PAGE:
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A CurtainUp London Review
David Mamet’s play The Cryptogram, about the break up of a marriage from a child’s point of view, has a lasting impact beyond its slight sixty five minutes in the theatre. When we learn that as a child, Mamet himself saw his parents separate and divorce, we realise the heartfelt centre that drives this piece of writing.
Liverpool born Kim Cattrall, although whisked away to Canada at an early age, learnt her acting craft in London, and once again impresses that there is much more to this actress than her celebrity Sex and the City persona. Cattrall is supported by two remarkable performances from Douglas Henshall as Del, the family friend, and Oliver Coopersmith as the boy who is caught in this marital vortex, John.
The Cryptogram opens on the night before John is due to leave on a camping trip with his father. We never see the father onstage because he has left a note saying that the marriage is over. Already you can see how, in the child’s eye, the immediacy of the loss of the holiday means more to him than the long term implications of divorce. In the course of the play, Donny (Kim Cattrall) uncovers that friend of the family Del has betrayed her by lying, providing an alibi for time spent by her husband with another woman and allowing them to use his apartment.
The dialogue brims with that distinctive Mamet style of unfinished sentences and jabbing, intercepting, interrupted conversation. You can recognise Mamet’s plays from the staccato rhythm of the words. The adults are very repetitive as is the boy when his stream of questions is not answered.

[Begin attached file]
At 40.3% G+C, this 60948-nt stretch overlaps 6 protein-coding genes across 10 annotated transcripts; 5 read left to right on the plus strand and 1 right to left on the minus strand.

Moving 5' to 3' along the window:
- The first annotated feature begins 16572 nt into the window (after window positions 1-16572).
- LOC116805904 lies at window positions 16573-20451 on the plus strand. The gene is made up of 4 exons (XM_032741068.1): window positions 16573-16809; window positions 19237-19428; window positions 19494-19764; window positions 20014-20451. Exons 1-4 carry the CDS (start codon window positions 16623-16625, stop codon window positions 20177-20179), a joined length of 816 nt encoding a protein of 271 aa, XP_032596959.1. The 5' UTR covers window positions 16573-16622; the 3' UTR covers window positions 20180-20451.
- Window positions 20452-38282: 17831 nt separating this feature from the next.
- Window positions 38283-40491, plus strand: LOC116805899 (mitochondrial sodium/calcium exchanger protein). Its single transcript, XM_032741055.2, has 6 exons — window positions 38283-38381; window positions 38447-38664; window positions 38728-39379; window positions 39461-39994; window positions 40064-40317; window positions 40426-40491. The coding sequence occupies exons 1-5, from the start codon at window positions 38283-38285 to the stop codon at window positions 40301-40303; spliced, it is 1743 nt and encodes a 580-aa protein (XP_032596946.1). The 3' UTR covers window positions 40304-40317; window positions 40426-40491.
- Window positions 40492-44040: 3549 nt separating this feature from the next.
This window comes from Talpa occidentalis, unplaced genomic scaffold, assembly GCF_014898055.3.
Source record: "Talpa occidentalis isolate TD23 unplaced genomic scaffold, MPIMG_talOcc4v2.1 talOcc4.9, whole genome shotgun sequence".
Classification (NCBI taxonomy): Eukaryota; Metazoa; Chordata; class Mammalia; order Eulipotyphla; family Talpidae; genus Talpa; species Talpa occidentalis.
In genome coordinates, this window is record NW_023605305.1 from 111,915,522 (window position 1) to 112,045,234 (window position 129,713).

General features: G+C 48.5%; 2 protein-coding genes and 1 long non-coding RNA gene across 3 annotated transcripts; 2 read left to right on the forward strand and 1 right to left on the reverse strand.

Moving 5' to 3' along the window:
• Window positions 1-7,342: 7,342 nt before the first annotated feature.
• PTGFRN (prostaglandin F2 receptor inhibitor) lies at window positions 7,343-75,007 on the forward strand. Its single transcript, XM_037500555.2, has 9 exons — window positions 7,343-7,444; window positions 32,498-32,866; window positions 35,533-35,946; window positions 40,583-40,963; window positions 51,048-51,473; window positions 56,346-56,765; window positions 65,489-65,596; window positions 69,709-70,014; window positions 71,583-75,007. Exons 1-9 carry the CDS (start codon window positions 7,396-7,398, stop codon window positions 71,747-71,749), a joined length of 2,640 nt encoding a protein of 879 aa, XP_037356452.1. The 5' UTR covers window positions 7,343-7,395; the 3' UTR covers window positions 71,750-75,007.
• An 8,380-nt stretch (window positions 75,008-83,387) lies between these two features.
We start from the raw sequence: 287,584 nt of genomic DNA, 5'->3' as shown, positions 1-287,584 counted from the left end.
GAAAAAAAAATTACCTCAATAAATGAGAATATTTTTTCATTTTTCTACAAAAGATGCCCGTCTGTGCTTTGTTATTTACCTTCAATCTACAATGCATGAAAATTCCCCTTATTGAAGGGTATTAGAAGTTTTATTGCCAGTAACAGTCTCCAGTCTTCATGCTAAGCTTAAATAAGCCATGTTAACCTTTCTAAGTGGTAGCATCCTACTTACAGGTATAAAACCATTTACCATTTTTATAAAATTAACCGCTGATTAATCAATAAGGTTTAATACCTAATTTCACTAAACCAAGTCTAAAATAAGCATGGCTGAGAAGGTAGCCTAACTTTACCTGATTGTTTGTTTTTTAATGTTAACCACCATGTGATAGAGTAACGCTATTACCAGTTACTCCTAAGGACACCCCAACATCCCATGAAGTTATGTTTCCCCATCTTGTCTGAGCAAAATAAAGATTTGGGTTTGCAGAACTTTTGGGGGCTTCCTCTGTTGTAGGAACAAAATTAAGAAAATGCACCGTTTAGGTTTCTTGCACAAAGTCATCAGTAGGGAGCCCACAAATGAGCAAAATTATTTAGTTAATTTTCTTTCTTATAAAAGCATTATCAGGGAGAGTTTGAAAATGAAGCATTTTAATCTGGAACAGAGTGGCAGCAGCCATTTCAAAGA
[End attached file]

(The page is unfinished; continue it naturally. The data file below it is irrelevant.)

The Cryptogram also feels like a detective story as Donny searches for the truth. The evidence is there — a blanket with a tear in it and a hunting knife. The blanket has a romantic significance in John’s parents’ early relationship and the knife exposes or cuts away the lies Del has told. Both of these objects have cryptic significance, the blanket as a security comforter for John but also as something which stifles truth; the knife, here a gift and the instrument of severance.
The set is dominated by a high staircase, much larger than normal in a suburban house, which comes into the living room. The designer has allowed us to see the stairs through a child’s eye, a long passage into the adult world below his bedroom. The director often places the adults onstage so that they look up to John on the stairs as if he is on the periphery of their world. It seems that what we are watching is the child’s memory of the events of that night and the day, weeks later, when he has to move out of his home. There are too many gaps that seem improbable from an adult’s point of view, like Donny’s reaction to the note from her husband leaving her. No asking, Why? No talk about a meeting with her husband. Only a dissection of inconsistencies in Del’s version of how he acquired the knife.
It is very difficult for English actors to play Mamet well, to get the timing perfect but under Josie Rourke’s direction this cast pulls it off. Cattrall in restrained chignon and tweed skirt as the 1959 Chicago wife contains her emotions for most of the play. Yes, we feel that exasperation with the child’s questions and interruptions but she only shows anything other than forbearance for a brief moment towards the end of the play, and then that outburst is directed at Del. Often she is at breaking point, deep in conversation with Del, when the child’s entrance forces her to break off and cover up with a fake smile. Kim Cattrall shows the intelligence of her character as she unpeels Del’s deception with relentless logic. Douglas Henshall has a wide eyed innocence which makes the boy look worldly wise as he explains to the child with a patient indulgence that only those who are not parents themselves can afford. If Del is homosexual, then surrogate parenting is maybe all he may experience in 1959. But in Oliver Coopersmith, the Donmar have found a boy capable of a very well judged performance. He is totally believable in the role, the child who has to figure out the meaning of adult behaviour. Editor's Note: For more about David Mamet and links to other Mamet plays reviewed at CurtainUp, check out our David Mamet Backgrounder.
Retold by Tina Packer of Shakespeare & Co.
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